The final episode in this mini-series, I use some unique methods to cut the legs for the cabinet because they were too thick to slice with my miter saw. I also work through the face frames, as well as attaching the acoustic fabric to the top section which will house some speakers. I have to say, this cabinet fully assembled pretty much took over my entire shop, so I was happy to move it on out. But in addition to doing a unique and non-traditional project, I also learned something very interesting with this job.
If you notice, the first episode of this series was entitled (somewhat tongue in cheek) "The Customer is Always Right". What I really meant by that title is that along almost every aspect of this project, I would have done it completely differently were I building it for myself. However, this client spent a great deal of time designing something very unique for a very specific purpose in his home. Adam King of the Woodworker's Journey recently sent out an email asking if we woodworkers would be interested in allowing our customers into the design process, and he got a fairly wide array of responses. I have to say that I was skeptical of letting go of the design process on this project, and quietly second guessed many choices along the way.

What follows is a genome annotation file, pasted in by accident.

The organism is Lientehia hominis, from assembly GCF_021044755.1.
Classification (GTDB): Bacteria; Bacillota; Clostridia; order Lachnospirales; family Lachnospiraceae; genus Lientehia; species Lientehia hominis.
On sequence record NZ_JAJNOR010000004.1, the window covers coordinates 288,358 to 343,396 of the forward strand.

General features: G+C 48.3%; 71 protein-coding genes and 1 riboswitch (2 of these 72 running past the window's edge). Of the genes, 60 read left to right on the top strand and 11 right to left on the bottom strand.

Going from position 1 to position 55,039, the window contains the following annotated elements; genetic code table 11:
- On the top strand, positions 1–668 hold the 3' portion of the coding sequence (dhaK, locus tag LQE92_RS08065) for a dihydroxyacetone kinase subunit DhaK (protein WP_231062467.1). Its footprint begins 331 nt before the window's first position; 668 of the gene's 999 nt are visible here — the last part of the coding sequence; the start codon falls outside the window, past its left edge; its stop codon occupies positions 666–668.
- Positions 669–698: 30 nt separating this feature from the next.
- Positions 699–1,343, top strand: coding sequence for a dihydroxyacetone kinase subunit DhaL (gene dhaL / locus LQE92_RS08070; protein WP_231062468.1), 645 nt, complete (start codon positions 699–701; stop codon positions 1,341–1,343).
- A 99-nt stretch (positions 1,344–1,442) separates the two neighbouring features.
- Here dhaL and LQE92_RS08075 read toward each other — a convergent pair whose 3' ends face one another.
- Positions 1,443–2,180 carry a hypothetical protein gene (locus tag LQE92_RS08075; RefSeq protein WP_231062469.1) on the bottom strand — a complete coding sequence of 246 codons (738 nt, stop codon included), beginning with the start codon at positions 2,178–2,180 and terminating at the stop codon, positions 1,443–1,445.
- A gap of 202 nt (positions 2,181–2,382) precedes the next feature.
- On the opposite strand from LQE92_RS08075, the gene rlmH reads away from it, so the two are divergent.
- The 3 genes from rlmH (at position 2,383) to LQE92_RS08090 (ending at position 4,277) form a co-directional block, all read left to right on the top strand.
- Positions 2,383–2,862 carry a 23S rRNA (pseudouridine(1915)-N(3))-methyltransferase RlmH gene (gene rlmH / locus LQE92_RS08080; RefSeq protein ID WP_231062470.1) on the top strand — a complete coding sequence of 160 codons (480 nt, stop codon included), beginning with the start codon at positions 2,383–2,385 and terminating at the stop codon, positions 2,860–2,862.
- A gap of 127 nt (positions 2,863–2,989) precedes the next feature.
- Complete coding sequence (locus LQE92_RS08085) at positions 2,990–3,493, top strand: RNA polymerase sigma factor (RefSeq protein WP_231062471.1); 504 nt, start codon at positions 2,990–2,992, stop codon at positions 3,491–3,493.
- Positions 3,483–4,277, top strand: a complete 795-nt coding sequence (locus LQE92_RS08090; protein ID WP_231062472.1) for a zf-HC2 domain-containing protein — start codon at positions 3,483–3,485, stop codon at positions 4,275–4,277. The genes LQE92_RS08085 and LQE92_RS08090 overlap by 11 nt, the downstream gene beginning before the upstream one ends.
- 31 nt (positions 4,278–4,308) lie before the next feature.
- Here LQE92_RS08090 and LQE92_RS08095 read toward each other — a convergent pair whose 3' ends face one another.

However, in the end when the client came into my shop and saw his concept fully manifested right in front of his eyes, his reaction completely changed my mind on the subject. He was so thrilled to see in real life what he had envisioned in his head months earlier, and his exuberance became infectious. I think it's important as designers and woodworkers to step back once in a while and try to detach ourselves from our own personal preferences, and consider what our customers or the market at large may actually want to see. After all, not everything in woodworking is black and white...well, except for my client's media cabinet!
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